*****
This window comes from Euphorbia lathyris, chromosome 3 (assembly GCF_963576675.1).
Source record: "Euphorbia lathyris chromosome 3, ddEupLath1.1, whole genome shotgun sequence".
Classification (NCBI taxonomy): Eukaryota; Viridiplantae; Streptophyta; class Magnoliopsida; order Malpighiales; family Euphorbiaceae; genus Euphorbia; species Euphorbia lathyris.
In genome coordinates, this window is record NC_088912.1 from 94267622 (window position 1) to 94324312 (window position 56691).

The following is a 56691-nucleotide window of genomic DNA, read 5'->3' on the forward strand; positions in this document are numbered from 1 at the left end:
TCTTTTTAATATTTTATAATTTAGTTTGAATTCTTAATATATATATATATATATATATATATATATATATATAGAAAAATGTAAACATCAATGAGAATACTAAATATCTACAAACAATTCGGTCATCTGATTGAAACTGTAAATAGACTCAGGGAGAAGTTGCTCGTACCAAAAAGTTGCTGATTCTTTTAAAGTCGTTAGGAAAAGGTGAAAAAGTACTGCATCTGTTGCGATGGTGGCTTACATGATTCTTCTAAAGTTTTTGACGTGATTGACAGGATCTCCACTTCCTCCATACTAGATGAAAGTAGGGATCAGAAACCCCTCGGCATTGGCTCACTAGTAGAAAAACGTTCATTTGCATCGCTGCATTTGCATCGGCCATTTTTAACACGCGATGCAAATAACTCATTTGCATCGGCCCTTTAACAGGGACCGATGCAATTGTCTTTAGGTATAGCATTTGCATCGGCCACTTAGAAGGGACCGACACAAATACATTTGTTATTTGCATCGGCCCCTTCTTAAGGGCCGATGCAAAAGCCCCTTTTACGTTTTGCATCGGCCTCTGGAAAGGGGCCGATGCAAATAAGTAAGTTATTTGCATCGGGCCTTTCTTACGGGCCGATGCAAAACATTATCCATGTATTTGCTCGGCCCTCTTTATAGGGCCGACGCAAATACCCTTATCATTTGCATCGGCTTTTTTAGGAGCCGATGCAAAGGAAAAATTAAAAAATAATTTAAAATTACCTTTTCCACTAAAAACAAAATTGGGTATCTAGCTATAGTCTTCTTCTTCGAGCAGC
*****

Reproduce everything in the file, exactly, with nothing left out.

This window comes from Euphorbia lathyris, chromosome 3 (assembly GCF_963576675.1).
Source record: "Euphorbia lathyris chromosome 3, ddEupLath1.1, whole genome shotgun sequence".
Classification (NCBI taxonomy): Eukaryota; Viridiplantae; Streptophyta; class Magnoliopsida; order Malpighiales; family Euphorbiaceae; genus Euphorbia; species Euphorbia lathyris.
In genome coordinates, this window is record NC_088912.1 from 94267622 (window position 1) to 94324312 (window position 56691).

The following is a 56691-nucleotide window of genomic DNA, read 5'->3' on the forward strand; positions in this document are numbered from 1 at the left end:
TCTTTTTAATATTTTATAATTTAGTTTGAATTCTTAATATATATATATATATATATATATATATATATATATAGAAAAATGTAAACATCAATGAGAATACTAAATATCTACAAACAATTCGGTCATCTGATTGAAACTGTAAATAGACTCAGGGAGAAGTTGCTCGTACCAAAAAGTTGCTGATTCTTTTAAAGTCGTTAGGAAAAGGTGAAAAAGTACTGCATCTGTTGCGATGGTGGCTTACATGATTCTTCTAAAGTTTTTGACGTGATTGACAGGATCTCCACTTCCTCCATACTAGATGAAAGTAGGGATCAGAAACCCCTCGGCATTGGCTCACTAGTAGAAAAACGTTCATTTGCATCGCTGCATTTGCATCGGCCATTTTTAACACGCGATGCAAATAACTCATTTGCATCGGCCCTTTAACAGGGACCGATGCAATTGTCTTTAGGTATAGCATTTGCATCGGCCACTTAGAAGGGACCGACACAAATACATTTGTTATTTGCATCGGCCCCTTCTTAAGGGCCGATGCAAAAGCCCCTTTTACGTTTTGCATCGGCCTCTGGAAAGGGGCCGATGCAAATAAGTAAGTTATTTGCATCGGGCCTTTCTTACGGGCCGATGCAAAACATTATCCATGTATTTGCTCGGCCCTCTTTATAGGGCCGACGCAAATACCCTTATCATTTGCATCGGCTTTTTTAGGAGCCGATGCAAAGGAAAAATTAAAAAATAATTTAAAATTACCTTTTCCACTAAAAACAAAATTGGGTATCTAGCTATAGTCTTCTTCTTCGAGCAGC